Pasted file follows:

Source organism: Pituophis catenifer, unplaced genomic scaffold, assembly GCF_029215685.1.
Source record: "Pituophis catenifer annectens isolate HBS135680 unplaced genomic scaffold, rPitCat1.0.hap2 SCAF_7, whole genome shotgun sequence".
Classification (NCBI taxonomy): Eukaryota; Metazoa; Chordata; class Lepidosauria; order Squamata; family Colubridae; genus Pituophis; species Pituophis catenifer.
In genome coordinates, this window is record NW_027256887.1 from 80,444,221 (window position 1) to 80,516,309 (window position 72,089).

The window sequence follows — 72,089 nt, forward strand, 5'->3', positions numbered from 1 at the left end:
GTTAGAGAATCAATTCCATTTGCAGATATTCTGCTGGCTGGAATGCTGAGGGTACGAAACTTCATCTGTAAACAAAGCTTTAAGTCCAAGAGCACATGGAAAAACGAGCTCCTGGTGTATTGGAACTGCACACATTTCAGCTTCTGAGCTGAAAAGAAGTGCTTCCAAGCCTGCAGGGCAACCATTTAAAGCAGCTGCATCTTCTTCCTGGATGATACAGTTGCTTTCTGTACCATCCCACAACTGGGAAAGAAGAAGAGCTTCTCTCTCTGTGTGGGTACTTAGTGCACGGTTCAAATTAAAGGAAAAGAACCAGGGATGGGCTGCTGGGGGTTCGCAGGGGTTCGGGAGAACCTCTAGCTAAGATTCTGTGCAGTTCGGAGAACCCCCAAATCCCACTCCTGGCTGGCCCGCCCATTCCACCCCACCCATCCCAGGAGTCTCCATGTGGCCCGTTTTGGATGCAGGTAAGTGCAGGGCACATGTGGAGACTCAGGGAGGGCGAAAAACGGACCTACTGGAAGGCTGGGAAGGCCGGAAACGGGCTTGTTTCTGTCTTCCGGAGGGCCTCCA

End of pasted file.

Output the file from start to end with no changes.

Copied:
Source organism: Pituophis catenifer, unplaced genomic scaffold, assembly GCF_029215685.1.
Source record: "Pituophis catenifer annectens isolate HBS135680 unplaced genomic scaffold, rPitCat1.0.hap2 SCAF_7, whole genome shotgun sequence".
Classification (NCBI taxonomy): Eukaryota; Metazoa; Chordata; class Lepidosauria; order Squamata; family Colubridae; genus Pituophis; species Pituophis catenifer.
In genome coordinates, this window is record NW_027256887.1 from 80,444,221 (window position 1) to 80,516,309 (window position 72,089).

The window sequence follows — 72,089 nt, forward strand, 5'->3', positions numbered from 1 at the left end:
GTTAGAGAATCAATTCCATTTGCAGATATTCTGCTGGCTGGAATGCTGAGGGTACGAAACTTCATCTGTAAACAAAGCTTTAAGTCCAAGAGCACATGGAAAAACGAGCTCCTGGTGTATTGGAACTGCACACATTTCAGCTTCTGAGCTGAAAAGAAGTGCTTCCAAGCCTGCAGGGCAACCATTTAAAGCAGCTGCATCTTCTTCCTGGATGATACAGTTGCTTTCTGTACCATCCCACAACTGGGAAAGAAGAAGAGCTTCTCTCTCTGTGTGGGTACTTAGTGCACGGTTCAAATTAAAGGAAAAGAACCAGGGATGGGCTGCTGGGGGTTCGCAGGGGTTCGGGAGAACCTCTAGCTAAGATTCTGTGCAGTTCGGAGAACCCCCAAATCCCACTCCTGGCTGGCCCGCCCATTCCACCCCACCCATCCCAGGAGTCTCCATGTGGCCCGTTTTGGATGCAGGTAAGTGCAGGGCACATGTGGAGACTCAGGGAGGGCGAAAAACGGACCTACTGGAAGGCTGGGAAGGCCGGAAACGGGCTTGTTTCTGTCTTCCGGAGGGCCTCCA